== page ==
Łódź, Poland

Reference work entry


Łódź is Poland’s second largest city and a major industrial centre. It rose to prominence only from the nineteenth century onwards. It fell under Nazi occupation within a week of Germany’s invasion of Poland in 1939 and the urban population, particularly Jewish, was decimated by the end of the war. It re-established its industrial importance during the communist era.


Łódź first appears in written history in the early fourteenth century and was granted municipal status in 1423 by King Władysław Jagiełło. However, expansion was minimal and by the time the town fell under Prussian rule in 1793 it comprised only a few hundred people. Significant growth began in the early nineteenth century when customs restrictions between the Polish Kingdom and Russia were lifted and the textiles industry began to blossom.

By a government order in 1820 Łódź was designated a factory city and over the next decade the population swelled with immigrants from towns and villages throughout the region brought in to establish the textile industry in the area. Foremost among these early city patrons was Rajmund Rembielinski.

New technologies were introduced to promote the industry and the urban population virtually doubled every 10 years during the middle decades of the century, surpassing 300,000 by the end of the century. The city boundaries were suitably increased to cope with this period of urban growth. Workers’ movements also established themselves and in 1892 the Łódź Rebellion, Poland’s earliest general strike, occurred. There were further uprisings in the first decade of the twentieth century with many hundreds of people being injured or losing their lives.

The city fell under German control during World War I and lost over 40% of the population. This, accompanied by general economic downturn in the aftermath of the war and the loss of much of the Russian market, severely affected Łódź’s continued development. Made provincial capital in 1922, by 1939 the city’s population had recovered and stood at between 650–700,000.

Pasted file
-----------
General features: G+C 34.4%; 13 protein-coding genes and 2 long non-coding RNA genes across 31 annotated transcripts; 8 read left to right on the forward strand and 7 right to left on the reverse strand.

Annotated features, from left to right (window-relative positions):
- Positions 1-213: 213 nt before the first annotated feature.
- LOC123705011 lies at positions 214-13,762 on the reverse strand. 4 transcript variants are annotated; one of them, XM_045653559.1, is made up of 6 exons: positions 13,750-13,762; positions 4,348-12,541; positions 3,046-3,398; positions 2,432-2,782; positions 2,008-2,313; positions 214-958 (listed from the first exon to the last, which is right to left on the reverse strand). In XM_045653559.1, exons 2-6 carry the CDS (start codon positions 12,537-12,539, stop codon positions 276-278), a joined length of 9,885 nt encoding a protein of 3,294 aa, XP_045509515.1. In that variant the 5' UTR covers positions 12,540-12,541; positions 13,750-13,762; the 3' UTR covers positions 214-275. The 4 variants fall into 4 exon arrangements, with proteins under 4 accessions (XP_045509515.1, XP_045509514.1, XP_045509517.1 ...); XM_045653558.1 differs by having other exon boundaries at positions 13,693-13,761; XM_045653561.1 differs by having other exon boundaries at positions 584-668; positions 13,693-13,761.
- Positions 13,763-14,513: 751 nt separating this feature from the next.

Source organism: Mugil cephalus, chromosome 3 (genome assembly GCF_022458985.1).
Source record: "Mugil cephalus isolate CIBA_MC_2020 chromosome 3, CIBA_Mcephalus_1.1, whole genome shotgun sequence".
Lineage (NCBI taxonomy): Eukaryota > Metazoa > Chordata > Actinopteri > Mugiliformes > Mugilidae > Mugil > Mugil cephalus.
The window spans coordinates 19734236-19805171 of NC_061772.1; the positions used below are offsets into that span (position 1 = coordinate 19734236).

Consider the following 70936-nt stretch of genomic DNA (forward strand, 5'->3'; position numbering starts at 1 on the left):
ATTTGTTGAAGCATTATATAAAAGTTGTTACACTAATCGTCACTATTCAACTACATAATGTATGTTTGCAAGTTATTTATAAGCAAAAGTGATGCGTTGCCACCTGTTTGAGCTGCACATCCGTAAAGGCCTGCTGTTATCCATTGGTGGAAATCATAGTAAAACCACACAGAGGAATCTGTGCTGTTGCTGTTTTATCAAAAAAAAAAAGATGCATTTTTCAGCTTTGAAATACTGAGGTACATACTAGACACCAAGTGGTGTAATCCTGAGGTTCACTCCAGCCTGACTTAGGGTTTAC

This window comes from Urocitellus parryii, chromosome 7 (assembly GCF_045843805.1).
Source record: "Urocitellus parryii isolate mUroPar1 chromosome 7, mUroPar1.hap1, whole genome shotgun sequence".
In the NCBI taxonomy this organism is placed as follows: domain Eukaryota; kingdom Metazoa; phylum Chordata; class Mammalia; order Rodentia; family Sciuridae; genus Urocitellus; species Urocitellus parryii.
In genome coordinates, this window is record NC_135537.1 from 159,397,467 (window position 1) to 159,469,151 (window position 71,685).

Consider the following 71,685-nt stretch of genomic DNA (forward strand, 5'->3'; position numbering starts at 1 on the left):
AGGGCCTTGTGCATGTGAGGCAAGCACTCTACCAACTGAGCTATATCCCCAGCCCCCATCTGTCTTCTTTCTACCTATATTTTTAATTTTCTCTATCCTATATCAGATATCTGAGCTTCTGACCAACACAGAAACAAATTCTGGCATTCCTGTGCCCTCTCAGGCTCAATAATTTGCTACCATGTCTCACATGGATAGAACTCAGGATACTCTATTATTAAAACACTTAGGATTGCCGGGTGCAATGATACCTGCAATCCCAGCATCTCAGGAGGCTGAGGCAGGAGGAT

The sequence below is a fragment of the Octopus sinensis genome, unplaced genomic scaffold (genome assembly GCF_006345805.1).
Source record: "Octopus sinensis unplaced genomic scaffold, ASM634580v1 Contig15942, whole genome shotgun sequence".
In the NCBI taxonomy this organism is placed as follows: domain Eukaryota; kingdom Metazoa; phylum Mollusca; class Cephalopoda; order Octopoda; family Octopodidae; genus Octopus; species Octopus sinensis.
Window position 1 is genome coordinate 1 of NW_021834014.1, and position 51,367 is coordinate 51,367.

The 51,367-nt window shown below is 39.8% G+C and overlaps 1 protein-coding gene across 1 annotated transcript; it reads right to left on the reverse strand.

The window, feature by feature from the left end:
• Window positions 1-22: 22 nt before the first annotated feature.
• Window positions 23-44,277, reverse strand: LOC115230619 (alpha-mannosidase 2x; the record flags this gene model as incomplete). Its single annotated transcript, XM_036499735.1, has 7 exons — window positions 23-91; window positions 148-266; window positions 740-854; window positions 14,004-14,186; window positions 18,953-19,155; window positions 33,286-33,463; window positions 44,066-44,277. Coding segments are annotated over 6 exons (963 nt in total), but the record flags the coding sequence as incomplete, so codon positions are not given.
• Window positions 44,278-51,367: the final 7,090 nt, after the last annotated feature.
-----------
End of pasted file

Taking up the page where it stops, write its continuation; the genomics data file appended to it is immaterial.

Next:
Łódź fell to German forces in 1939 within a week of the Polish invasion. It was re-named Litzmannstadt and assigned to the newly-established Poznań District. In 1940 a Jewish ghetto was established and administered by Mordekchai Chaim Rumkowski. A Jewish elder, he encouraged the belief among the Jews that by becoming an efficient working unit for the Germans they would ensure their survival. However, his authoritarian leadership and ultimate failure to save the ghetto population has resulted in claims of collusion from some quarters.

Heinrich Himmler ordered the ghetto to be liquidated in June 1944 and of a population of over 300,000, less than 1,000 lived to see liberation. The city lost 120,000 non-Jews as well. Łódź’s post-war recovery was further hampered by the destruction and theft of industrial machinery and raw materials by retreating German forces in 1945, although most of its buildings survived. Between 1945 and 1948 Łódź was the home of Poland’s governing authorities.

Under communist rule Łódź was re-established as a major textiles and industrial centre. Growth continued chaotically in the pattern of its nineteenth century birth.

Modern City

Łódź Lublinek Airport provides domestic and international services and the city is on major rail (Warsaw–Wrocław) and road routes. The urban transport network includes buses and trams. Among the city’s most important industries are chemicals, electrical engineering and textiles. It is also home to the Polish film industry.

Places of Interest

Piotrowska Street is the city’s main thoroughfare. Poznański Palace is the grandiose former home of Jewish industrialist families in the late nineteenth and early twentieth centuries. St Joseph’s Church is the city’s oldest building, while the Jewish cemetery (with 180,000 gravestones and over 350,000 graves) is the largest in Europe. There is a history museum, a fine arts museum and a museum dedicated to film and cinematography.

Copyright information

© Springer Nature Limited 2019

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